A Children's Fantasy Book By George MacDonald - illustrated version.

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THE WHITE PIGEON.                           13
length to believe in nothing but his dinner: to be sure of
a thing with him is to have it between his teeth. Curdie
was not in a very good way then at that time. His father
and mother had, it is true, no fault to find with him—and
yet—and yet—neither of them was ready to sing when
the thought of him came up. There must be something
wrong when a mother catches herself sighing over the
time when her boy was in petticoats, or the father looks
sad when he thinks how he used to carry him on his
shoulder. The boy should enclose and keep, as his life,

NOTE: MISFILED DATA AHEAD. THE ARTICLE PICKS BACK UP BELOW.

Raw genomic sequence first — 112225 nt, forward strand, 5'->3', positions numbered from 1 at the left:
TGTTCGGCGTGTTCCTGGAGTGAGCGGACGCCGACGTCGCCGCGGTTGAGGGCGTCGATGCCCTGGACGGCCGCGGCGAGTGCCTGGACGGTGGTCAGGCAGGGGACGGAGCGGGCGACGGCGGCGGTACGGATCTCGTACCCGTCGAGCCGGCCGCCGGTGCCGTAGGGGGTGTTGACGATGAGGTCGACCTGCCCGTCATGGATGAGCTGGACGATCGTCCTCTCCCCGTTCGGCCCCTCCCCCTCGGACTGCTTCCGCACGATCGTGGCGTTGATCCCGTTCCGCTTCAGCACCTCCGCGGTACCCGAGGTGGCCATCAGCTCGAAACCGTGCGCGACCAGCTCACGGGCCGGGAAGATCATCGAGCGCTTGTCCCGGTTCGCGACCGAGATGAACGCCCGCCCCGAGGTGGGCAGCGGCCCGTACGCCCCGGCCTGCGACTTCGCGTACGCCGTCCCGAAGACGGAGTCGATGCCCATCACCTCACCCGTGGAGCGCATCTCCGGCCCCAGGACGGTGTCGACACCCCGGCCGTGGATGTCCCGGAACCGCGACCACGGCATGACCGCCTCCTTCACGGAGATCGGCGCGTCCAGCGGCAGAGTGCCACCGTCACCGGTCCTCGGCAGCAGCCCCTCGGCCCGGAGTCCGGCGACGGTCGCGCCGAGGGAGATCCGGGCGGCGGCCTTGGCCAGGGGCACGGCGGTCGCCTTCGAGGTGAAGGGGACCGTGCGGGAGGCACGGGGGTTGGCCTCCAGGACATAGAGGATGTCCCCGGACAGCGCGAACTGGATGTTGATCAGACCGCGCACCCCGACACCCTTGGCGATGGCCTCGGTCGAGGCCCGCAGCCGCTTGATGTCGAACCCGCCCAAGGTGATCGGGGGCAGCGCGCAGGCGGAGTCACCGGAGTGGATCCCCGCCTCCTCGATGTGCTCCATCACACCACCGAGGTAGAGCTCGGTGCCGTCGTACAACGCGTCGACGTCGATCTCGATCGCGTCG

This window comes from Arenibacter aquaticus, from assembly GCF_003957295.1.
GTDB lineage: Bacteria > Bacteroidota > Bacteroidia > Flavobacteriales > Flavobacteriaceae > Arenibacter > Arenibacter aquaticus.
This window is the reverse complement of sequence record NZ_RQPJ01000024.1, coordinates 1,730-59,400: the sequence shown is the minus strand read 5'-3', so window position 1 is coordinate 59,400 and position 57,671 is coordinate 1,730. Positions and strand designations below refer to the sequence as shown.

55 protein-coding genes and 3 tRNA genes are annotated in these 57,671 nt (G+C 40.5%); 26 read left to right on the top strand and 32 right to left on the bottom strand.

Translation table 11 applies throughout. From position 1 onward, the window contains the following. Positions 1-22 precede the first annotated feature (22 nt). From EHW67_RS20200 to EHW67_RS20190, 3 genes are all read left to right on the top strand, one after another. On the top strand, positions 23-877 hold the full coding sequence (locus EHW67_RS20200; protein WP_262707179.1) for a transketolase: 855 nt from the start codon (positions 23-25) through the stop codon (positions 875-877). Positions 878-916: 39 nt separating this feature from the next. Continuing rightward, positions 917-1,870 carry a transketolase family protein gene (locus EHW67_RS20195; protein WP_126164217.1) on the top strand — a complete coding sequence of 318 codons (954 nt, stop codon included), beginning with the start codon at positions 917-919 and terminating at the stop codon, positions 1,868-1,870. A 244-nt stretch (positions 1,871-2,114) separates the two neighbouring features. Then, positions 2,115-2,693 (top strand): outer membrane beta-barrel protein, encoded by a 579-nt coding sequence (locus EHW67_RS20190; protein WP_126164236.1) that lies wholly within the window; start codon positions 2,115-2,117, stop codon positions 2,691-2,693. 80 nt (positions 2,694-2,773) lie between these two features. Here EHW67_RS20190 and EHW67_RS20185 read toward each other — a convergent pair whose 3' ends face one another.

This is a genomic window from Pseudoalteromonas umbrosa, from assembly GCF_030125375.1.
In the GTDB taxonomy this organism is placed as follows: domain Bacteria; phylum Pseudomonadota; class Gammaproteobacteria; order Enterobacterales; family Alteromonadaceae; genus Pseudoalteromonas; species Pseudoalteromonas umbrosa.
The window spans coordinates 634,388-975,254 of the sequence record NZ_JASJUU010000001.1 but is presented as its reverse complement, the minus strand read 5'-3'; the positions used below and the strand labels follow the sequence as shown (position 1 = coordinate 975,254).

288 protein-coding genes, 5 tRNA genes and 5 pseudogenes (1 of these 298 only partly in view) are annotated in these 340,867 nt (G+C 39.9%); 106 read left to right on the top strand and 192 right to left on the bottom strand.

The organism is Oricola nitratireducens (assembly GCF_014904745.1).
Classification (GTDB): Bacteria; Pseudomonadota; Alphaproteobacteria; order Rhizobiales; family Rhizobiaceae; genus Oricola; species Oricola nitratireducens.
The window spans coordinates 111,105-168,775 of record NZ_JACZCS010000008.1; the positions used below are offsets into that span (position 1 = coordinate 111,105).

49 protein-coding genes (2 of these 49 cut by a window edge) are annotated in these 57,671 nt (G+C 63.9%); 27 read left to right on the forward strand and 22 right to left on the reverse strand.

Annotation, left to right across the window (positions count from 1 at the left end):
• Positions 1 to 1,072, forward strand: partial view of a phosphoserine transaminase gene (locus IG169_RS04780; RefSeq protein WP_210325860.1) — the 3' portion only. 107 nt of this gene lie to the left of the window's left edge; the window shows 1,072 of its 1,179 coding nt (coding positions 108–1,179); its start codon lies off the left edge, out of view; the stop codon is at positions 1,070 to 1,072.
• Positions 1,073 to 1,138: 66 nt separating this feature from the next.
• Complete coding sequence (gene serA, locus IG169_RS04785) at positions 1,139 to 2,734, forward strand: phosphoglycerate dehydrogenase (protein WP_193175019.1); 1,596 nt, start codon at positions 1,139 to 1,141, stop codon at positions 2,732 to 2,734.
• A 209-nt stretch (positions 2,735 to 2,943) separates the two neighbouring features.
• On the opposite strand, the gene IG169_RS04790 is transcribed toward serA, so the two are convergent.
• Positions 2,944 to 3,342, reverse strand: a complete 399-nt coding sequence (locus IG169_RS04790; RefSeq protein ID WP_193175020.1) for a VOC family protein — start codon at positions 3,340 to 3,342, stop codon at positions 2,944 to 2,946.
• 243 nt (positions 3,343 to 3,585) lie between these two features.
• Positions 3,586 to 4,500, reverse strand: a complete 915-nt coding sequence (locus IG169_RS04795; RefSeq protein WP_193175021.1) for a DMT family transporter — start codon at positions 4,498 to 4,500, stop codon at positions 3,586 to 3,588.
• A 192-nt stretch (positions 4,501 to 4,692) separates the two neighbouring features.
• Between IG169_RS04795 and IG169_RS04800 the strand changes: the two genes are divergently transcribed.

the old child at the heart of him, and never let it go. He
must still, to be a right man, be his mother's darling, and
more, his father's pride, and more. The child is not
meant to die, but to be for ever fresh-born.
Curdie had made himself a bow and some arrows, and
was teaching himself to shoot with them. One evening
in the early summer, as he was walking home from the
mine with them in his hand, a light flashed across his
eyes. He looked, and there was a snow-white pigeon
settling on a rock in front of him, in the red light of the
level sun. There it fell at once to work with one of its
wings, in which a feather or two had got some sprays
twisted, causing a certain roughness unpleasant to the
fastidious creature of the air. It was indeed a lovely
being, and Curdie thought how happy it must be flitting
through the air witli a flash—a live bolt of light. For a
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